On the anniversary of the levy we brought together leading employers, providers and researchers to consider the future of apprenticeships policy. What did we learn?
Last week JP Morgan, the German foundation Bertelsmann Stiftung, and the Education Policy Institute (EPI) launched the report Apprenticeship training in England – a cost-effective model for firms?.
Led by the global apprenticeships expert Stefan Wolter with support from EPI, the research explored the benefits of a Swiss-style apprenticeships system for employers and young people in England.
The report found that companies and apprentices in most sectors could benefit from changes to the current delivery model. These changes include expanding the length of apprenticeships, especially among 16 year-olds and ensuring that training in sectors dominated by low-skilled work is of higher quality - so that it pays off in the long-run for firms and apprentices. The full list of recommendations can be found here.
The new analysis was launched at our Apprenticeships that Work for Everyone conference last week, where its findings were presented, before a lively discussion was held around the future of England’s apprenticeships policy.
The CBI’s Neil Carberry issued a call for far greater flexibility around the levy – arguing that in its current form, the levy actively “mitigates against real innovation in delivery of apprenticeships”.
He claimed that the government’s 3 million target was meaningless unless it also guaranteed good career progression – something that was not built in to current policy.
Carberry also expressed regret over the lack of stability in the apprenticeship system. Countries like Germany and Norway, cited in the Sainsbury independent panel report as examples of best practice, have well-established tripartite discussion systems - where employers, the government, and social agents make decisions regarding apprenticeship training, meaning changes require wide consensus, and policy stability is the norm.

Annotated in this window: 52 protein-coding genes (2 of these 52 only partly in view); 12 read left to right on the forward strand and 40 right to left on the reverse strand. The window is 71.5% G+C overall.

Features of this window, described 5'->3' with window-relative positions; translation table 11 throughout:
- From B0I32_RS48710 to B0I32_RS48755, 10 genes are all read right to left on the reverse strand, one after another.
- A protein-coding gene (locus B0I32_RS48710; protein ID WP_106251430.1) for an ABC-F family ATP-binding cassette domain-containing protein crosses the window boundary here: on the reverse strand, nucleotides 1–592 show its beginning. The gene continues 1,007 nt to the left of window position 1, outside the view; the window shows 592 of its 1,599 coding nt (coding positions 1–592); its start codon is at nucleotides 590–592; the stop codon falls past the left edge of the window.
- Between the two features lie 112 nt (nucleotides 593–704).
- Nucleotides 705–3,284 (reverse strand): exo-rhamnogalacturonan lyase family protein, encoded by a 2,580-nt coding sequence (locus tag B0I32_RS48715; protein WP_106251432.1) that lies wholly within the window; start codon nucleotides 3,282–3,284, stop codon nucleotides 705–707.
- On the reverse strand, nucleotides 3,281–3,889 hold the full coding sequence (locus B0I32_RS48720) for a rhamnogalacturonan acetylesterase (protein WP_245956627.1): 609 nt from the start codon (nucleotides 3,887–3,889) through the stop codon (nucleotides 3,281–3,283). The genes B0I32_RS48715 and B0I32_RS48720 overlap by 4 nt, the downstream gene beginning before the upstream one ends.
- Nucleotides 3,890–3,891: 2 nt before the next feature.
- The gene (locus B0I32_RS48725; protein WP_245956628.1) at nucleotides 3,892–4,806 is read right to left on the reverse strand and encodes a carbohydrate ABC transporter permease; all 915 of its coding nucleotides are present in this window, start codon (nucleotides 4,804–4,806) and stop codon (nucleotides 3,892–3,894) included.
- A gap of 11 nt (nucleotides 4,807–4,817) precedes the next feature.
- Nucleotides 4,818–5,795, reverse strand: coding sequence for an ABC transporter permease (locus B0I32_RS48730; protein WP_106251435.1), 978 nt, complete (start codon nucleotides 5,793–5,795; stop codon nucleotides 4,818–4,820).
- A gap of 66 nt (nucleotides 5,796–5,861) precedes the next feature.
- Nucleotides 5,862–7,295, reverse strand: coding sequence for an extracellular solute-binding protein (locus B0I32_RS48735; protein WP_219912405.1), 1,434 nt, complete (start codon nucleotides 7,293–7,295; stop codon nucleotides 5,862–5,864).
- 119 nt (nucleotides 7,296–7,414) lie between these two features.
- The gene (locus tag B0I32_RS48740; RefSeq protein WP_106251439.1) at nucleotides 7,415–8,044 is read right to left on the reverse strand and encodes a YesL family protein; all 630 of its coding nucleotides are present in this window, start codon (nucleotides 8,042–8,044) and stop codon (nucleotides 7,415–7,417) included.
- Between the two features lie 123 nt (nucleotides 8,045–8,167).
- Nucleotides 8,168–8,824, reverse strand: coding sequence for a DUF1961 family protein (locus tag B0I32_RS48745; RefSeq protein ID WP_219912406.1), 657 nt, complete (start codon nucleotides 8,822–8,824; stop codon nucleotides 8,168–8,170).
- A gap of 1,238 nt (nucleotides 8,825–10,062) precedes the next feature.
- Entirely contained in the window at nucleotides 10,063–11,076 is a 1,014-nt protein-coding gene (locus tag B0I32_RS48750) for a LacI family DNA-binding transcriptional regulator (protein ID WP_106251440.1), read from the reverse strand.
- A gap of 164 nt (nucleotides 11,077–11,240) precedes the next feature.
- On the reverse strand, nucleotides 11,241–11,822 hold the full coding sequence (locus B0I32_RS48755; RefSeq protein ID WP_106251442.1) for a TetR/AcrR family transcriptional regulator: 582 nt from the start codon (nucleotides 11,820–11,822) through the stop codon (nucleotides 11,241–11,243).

Organisations like AELP welcomed the focus on younger apprentices, as 60 per cent of apprentices today are aged 19 or older. This triggered a discussion on what an apprenticeship is, and what its purpose should be.
In countries like Switzerland, apprenticeships are designed as an alternative to upper secondary education for 16 year-olds.
This, of course, is not the norm in England - where apprenticeships are also used by companies to retrain existing employees. This fact was acknowledged by John Lewis’ Andrea Haug, and by the Association of Colleges’ Theresa Frith.
Stefan Wolter, the report’s author, responded that there is an open debate around what an apprenticeship is, and what purposes it should serve. Wolter called for apprenticeships to be adaptable enough to respond to each country’s characteristics.
A third element of discussion was around devolution of skills policy. This was a demand voiced by a Centre for Cities’ representative, who stressed that different local realities would need context-sensitive responses.
This demand found opposition from John Lewis’ Andrea Haug, who said that as a national employer they are already struggling to put in place different policies for each UK nation, and that differentiated local policies would likely undermine business performance.
From the conference we learned there is consensus around a number of ideas, such as the appetite to increase take-up amongst young people and the need for more flexibility in the use of the levy.
However, strong differences of opinion clearly remain in some areas - such as with the desirable length of apprenticeships, whether to allow for local differentiation, or more fundamentally, what apprenticeships should be for.
Heated discussions around the policy direction, it seems, do not look like subsiding in the near future – and our report makes a timely, robust contribution, offering valuable lessons for England from countries that have developed successful apprenticeship systems.
Gerard Dominguez-Reig, Senior Researcher, Post-16 and Skills, Education Policy Institute